Some colleges are experimenting with a variety of resources to help students succeed. For example, Georgia State University has implemented an innovative program designed to help incoming students transition to the rigors of college life. Such programs, while aiding in areas such as study skills, have a primary goal of integrating students that are not adjusting well with the rest of their college community. Colleges usually also offer resources such as tutoring, teaching successful study methods as well as bettering time management skills.

2. Financial Challenges

It’s no secret that the cost of college is becoming more and more expensive by the year. Between 1988 and 2018, the costs of a college education have risen by more than 200%. Students take on a significant amount of debt to pursue degrees, and many have to work part-time or sometimes even full-time while taking classes. Financial pressure can make it quite difficult for students to concentrate on their classes. It’s not easy to study for tests, write term papers and stay involved in extracurriculars while juggling 20 or more hours of work per week.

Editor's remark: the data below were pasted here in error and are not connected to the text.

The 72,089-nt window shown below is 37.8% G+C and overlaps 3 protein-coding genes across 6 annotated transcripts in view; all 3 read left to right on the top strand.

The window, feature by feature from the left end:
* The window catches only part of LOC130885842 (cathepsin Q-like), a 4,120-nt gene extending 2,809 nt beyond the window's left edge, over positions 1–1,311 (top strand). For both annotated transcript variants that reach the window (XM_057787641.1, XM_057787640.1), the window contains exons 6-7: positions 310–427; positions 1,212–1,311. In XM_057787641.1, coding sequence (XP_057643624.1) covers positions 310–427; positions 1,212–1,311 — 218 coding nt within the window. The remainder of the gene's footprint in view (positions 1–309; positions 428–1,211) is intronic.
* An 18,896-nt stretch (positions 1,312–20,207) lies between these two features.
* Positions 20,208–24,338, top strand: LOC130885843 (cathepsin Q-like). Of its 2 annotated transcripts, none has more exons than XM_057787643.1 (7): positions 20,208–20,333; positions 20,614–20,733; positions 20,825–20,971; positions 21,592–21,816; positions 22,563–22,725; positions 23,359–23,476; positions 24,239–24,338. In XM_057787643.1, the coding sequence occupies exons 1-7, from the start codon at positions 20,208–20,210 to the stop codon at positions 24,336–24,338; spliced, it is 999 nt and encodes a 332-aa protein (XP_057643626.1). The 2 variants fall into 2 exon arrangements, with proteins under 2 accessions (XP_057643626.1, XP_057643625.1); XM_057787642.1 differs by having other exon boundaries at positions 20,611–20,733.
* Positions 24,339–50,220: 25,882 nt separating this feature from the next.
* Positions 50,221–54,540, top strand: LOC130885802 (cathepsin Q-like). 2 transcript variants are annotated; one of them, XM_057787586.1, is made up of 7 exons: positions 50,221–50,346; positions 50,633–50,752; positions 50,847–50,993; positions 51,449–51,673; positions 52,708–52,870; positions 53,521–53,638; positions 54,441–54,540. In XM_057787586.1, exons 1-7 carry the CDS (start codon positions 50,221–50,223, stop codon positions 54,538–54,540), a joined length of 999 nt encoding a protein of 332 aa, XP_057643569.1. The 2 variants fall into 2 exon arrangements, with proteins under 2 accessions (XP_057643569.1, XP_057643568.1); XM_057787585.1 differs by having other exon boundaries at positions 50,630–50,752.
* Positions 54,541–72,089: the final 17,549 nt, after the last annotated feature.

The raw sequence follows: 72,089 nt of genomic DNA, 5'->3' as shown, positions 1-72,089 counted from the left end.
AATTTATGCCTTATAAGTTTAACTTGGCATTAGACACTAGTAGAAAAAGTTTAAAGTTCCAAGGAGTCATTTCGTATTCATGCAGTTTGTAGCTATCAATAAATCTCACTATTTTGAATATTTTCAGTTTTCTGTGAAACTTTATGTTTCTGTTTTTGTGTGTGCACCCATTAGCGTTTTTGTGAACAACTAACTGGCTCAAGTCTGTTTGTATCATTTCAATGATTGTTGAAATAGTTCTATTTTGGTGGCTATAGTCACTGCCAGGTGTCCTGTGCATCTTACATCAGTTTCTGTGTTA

The ACT Center for Equity in Learning found that working more than 15 hours per week has been proven to be harmful to students’ academic progress.  There are several great options for students facing financial dilemmas: